Archive for Tuesday, February 21, 2017

Teacher due process bill revived in Kansas House

February 21, 2017


— A coalition of Democrats and moderate Republicans in the Kansas House on Tuesday gave preliminary approval to a bill that would reinstate due process rights for K-12 public school teachers, despite the fact that the chairman of the Education Committee had refused to bring that bill to the floor.

By a vote of 66-59, the House agreed Tuesday to add the language of that bill onto a seemingly unrelated bill updating an obscure statute known as the Uniform Arbitration Act.

The bill had been bottled up in the House Education Committee, where Chairman Clay Aurand, R-Belleville, had refused to bring it up for a vote. That threatened to kill the bill for the session because Thursday is the deadline for most bills to pass out of the chamber where they originated.

The law establishing due process rights, also known as "tenure" rights, had been on the books in Kansas since the 1950s. In short, it said that in most cases, teachers who had passed their three-year probationary period with a district were entitled to a due process hearing with an independent hearing officer before they could be summarily fired or not renewed for the following year.

Conservatives had argued for years that the law was an example of what they viewed as the oversized power of teachers unions, and they argued that the law made it nearly impossible for school boards to fire substandard teachers.

They were finally able to repeal it in 2014, when, during a late-night session that extended into the early hours of the following morning, it was inserted into a school finance bill that was meant to respond to a Supreme Court decision earlier that year.

The House voted to advance the bill to final action, which is scheduled for Wednesday.


Lynn Grant 9 months, 4 weeks ago

Great news! See y'all can work together. Now pass it on final action.

Brad Avery 9 months, 4 weeks ago

Excellent news. It's amazing what one election cycle can accomplish. The repeal of the original due process rights was unconstitutional, though apparently those arguments were not presented to the courts.

Greg Cooper 9 months, 3 weeks ago

Try the part that says citizens shall not be deprived of liberty, et al, without due process. It's a constitutional right, in case you haven't heard.

Richard Heckler 9 months, 3 weeks ago

These radical libertarians portraying themselves as republicans are not that concerned about due process as they are about killing unions. Killing unions equates into lower wages which is their ultimate goal.

Killing due process can also equate to lower wages = less seniority = lower wage.

In the ALEC tax dollar privatized system instructors can be hired without credentials = lower wages.

Richard Heckler 9 months, 3 weeks ago

The 4 Most Profound Ways Privatization Perverts Education

Compared to other developed countries, equal education has been a low priority in America.

Profit-seeking in the banking and health care industries has victimized Americans. Now it's beginning to happen in education, with our children as the products.

There are good reasons - powerful reasons - to stop the privatization efforts before the winner-take-all free market creates a new vehicle for inequality. At the very least we need the good sense to slow it down while we examine the evidence about charters and vouchers.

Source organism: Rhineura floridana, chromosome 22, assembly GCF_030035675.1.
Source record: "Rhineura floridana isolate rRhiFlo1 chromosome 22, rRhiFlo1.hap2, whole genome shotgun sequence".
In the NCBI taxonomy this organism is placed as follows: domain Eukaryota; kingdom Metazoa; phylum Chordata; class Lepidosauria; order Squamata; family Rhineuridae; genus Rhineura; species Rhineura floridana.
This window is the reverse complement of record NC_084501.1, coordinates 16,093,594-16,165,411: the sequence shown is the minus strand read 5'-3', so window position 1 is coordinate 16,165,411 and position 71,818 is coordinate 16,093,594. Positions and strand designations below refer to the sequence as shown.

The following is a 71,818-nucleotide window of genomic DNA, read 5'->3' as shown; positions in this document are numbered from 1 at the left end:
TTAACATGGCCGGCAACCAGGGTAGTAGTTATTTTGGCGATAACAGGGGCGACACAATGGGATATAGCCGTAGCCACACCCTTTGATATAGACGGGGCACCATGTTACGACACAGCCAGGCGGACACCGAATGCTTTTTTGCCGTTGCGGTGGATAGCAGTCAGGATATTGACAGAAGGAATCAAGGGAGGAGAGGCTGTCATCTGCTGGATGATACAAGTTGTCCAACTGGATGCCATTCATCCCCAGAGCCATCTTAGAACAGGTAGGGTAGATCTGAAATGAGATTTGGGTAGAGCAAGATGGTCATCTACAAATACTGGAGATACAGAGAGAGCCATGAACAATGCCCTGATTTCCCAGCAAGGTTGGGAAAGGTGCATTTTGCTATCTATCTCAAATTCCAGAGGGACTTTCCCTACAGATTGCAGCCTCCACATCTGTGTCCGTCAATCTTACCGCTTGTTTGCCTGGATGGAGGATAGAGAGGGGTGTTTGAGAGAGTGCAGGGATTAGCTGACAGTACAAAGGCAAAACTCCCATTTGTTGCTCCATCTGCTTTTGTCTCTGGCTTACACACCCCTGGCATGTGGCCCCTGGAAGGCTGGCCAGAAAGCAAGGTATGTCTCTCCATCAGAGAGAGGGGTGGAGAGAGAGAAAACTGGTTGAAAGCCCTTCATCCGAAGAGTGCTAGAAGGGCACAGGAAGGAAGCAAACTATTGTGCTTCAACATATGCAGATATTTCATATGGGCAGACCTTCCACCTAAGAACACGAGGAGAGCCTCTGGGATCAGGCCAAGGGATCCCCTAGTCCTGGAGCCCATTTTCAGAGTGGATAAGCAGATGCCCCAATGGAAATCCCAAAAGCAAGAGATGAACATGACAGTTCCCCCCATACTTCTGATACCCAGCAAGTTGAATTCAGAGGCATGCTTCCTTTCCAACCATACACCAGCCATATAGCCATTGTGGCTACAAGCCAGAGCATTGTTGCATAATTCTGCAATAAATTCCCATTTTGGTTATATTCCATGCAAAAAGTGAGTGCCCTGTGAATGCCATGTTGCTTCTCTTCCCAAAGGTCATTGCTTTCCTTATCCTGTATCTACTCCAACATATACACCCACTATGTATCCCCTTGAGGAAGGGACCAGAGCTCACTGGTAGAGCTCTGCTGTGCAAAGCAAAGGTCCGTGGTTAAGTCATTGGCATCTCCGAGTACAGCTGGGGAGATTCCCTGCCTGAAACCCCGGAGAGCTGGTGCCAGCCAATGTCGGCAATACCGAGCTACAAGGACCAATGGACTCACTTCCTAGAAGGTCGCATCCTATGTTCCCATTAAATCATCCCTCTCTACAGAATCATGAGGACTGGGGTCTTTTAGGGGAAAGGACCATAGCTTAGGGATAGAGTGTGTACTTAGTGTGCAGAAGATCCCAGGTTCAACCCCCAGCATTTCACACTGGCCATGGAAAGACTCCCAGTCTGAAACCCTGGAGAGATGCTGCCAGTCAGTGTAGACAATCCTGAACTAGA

1. Charter Schools Have Not Improved Education

The recently updated CREDO study at Stanford revealed that while charters have made progress since 2009, their performance is about the same as that of public schools. The differences are, in the words of the National Education Policy Center, "so small as to be regarded, without hyperbole, as trivial."

Furthermore, the four-year improvement demonstrated by charters may have been due to the closing of schools that underperformed in the earlier study, and also by a variety of means to discourage the attendance of lower-performing students.

Ample evidence exists beyond CREDO to question the effectiveness of charter schools (although they continue to have both supporters and detractors). In Ohio, charters were deemed inferior to traditional schools in all grade/subject combinations. Texas charters had a much lower graduation rate in 2012 than traditional schools. In Louisiana, where Governor Bobby Jindal proudly announced that "we're doing something about [failing schools]," about two-thirds of charters received a D or an F from the Louisiana State Department of Education in 2013.

Furthermore, charters in New Orleans rely heavily on inexperienced teachers, and even its model charter school Sci Academy has experienced a skyrocketing suspension rate, the second highest in the city. More trouble looms for the over-chartered city in a lawsuitfiled by families of disabled students contending that equal educational access has not been provided for their children.

  1. The Profit Motive Perverts the Goals of Education

Forbes notes: "The charter school movement began as a grassroots attempt to improve public education. It’s quickly becoming a backdoor for corporate profit." A McKinsey report estimates that education can be a $1.1 trillion business in the United States. Meanwhile, state educational funding continues to be cut, and budget imbalances are worsened by the transfer of public tax money to charter schools.

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